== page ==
Bike Accidents and Wrongful Death
How to Recover Compensation From a Wrongful Death Caused by a Bike Accident
Though unfair, the reality is that the road isn’t equally safe for everyone. Road violence has been deemed an epidemic in our country, and bicyclists, no matter how much protective gear they wear, are often the most vulnerable on California streets.
The threat of a motorist acting in a negligent manner and hitting a bicyclist, which leads to their untimely death, is a constant one. According to the National Highway Traffic Safety Administration, in 2018, California was the second state with the most bicyclist deaths in the country. And per the California Highway Patrol’s 2017 Annual Report, 9.7 percent of vehicle collisions either injured and/or killed bicycle victims. California’s shocking bicycle accident statistics are alarming and demonstrate the dangerous reality that many bicyclists face.
If you have lost a loved one in a bicycle accident due to someone else’s negligence, you may be entitled to file a lawsuit for wrongful death and can be entitled to compensation for damages. An experienced bike accident attorney at West Coast Trial Lawyers will help you and your family through this tiresome and confusing process during this difficult time.
Wrongful Death Caused by a Bicycle Accident
Sharing the road with vehicles can put bicyclists at a constant risk of enduring serious injuries or death in an accident. Even if bicyclists have the same right-of-way as other motorists, many motorists don’t extend the same care to bicyclists as they would do to other vehicles, which ultimately leads to fatal collisions.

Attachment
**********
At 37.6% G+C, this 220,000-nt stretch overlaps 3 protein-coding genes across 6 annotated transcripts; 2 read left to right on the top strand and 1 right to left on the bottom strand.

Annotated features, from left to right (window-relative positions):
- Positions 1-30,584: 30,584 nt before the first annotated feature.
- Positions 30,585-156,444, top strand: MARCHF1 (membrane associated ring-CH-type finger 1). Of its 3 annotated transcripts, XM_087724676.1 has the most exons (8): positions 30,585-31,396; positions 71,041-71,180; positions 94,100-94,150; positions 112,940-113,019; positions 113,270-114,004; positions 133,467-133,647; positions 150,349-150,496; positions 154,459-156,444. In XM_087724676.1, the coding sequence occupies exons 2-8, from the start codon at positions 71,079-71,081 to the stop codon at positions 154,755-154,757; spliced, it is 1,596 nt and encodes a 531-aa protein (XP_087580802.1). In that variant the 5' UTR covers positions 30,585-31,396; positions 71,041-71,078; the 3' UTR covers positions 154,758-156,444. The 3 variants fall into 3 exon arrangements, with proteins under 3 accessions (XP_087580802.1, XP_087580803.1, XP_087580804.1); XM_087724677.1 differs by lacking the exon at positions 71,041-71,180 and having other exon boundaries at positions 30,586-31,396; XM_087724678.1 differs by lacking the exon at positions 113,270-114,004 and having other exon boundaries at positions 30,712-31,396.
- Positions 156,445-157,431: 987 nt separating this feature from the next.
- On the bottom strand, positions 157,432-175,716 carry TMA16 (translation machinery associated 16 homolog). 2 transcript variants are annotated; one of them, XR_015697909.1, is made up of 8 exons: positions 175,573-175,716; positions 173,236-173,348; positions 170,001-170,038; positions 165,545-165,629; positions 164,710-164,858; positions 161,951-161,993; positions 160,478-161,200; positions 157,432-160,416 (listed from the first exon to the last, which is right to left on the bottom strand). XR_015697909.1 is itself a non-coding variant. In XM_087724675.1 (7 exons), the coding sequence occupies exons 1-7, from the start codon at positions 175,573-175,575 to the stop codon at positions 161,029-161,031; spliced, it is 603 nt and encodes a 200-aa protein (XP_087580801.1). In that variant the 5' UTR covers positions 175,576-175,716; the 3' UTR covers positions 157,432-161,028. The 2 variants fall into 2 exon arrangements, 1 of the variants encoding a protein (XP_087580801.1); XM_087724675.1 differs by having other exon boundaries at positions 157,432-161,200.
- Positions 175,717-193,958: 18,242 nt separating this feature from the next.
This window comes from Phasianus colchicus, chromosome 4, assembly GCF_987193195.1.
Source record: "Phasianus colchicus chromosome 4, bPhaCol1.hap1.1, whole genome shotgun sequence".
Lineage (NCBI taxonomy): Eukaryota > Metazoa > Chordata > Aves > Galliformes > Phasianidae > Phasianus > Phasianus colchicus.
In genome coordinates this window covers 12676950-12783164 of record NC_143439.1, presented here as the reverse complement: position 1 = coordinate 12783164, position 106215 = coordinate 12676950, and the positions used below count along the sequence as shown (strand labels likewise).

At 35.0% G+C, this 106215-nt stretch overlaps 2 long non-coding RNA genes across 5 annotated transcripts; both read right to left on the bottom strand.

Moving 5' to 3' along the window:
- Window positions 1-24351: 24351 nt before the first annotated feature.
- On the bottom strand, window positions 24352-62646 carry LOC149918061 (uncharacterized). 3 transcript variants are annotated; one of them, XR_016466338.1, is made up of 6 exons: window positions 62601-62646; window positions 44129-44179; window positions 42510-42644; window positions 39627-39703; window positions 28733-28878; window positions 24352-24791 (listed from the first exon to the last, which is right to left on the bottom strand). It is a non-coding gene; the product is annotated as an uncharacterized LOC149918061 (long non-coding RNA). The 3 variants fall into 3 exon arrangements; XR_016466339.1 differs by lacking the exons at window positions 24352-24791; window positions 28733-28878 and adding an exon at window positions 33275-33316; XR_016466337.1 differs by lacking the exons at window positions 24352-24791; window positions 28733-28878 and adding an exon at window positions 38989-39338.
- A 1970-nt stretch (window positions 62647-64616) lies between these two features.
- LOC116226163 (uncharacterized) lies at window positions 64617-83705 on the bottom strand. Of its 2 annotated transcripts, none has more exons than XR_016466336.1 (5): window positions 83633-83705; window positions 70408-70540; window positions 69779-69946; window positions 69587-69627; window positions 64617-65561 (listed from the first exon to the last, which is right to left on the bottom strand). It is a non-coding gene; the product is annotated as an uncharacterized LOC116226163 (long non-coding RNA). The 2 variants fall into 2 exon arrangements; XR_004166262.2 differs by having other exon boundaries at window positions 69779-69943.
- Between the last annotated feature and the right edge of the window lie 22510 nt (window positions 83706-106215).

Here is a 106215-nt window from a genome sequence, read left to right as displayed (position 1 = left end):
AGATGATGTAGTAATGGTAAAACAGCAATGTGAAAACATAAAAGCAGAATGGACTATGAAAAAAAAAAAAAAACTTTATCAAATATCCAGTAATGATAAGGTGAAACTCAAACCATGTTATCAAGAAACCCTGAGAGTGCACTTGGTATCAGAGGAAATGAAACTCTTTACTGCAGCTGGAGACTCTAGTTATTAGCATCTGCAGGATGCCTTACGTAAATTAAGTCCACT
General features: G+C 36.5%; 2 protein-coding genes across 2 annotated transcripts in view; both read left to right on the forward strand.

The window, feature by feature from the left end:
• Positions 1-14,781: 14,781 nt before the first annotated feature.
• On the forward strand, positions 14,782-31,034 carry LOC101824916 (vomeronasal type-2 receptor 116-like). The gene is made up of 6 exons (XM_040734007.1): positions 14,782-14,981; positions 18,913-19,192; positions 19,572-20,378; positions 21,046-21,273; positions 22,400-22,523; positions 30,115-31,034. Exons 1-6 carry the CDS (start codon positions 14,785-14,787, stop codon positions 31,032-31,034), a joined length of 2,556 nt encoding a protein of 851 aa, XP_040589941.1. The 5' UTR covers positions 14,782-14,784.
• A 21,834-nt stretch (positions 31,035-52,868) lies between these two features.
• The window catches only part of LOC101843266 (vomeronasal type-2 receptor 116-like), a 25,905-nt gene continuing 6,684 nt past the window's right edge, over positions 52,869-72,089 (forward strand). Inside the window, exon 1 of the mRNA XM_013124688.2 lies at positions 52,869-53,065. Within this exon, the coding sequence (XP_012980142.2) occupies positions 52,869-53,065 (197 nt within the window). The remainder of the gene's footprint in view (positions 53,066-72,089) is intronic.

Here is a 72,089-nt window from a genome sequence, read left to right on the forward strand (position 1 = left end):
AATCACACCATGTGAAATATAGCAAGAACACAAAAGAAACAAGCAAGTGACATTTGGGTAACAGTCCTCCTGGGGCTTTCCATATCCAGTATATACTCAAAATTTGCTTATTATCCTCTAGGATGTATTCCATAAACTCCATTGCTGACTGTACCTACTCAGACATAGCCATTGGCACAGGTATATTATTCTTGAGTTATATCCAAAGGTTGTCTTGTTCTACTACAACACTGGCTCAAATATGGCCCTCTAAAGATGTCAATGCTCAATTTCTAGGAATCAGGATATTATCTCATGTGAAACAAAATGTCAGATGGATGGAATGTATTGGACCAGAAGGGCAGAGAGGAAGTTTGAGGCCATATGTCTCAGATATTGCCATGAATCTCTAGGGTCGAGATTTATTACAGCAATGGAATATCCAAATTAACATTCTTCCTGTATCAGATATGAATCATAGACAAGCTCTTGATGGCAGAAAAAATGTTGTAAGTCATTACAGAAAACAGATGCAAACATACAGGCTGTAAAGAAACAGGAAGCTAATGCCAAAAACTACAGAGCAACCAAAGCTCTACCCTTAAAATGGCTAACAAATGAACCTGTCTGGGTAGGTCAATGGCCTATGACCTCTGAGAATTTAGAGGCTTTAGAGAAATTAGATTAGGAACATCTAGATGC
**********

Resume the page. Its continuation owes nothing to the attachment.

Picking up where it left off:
Some of the most common causes of bicycle fatalities include:
- Not yielding to bicyclists.
- A driver failing to check their surroundings prior to making a left or right turn.
- Misjudging an oncoming bicyclist’s speed and turning in front of them.
- Opening a car door and hitting the bicyclist while they are passing.
- Clipping a bicyclist by driving too close by.
- Getting into an accident with a bicyclist while they are removing their bikes from a vehicle.
It’s important to note that California Vehicle Code 21209 prohibits all drivers from driving within a bike lane. Any driver who injures a bicyclist in a bike lane will most likely be held liable for the accident.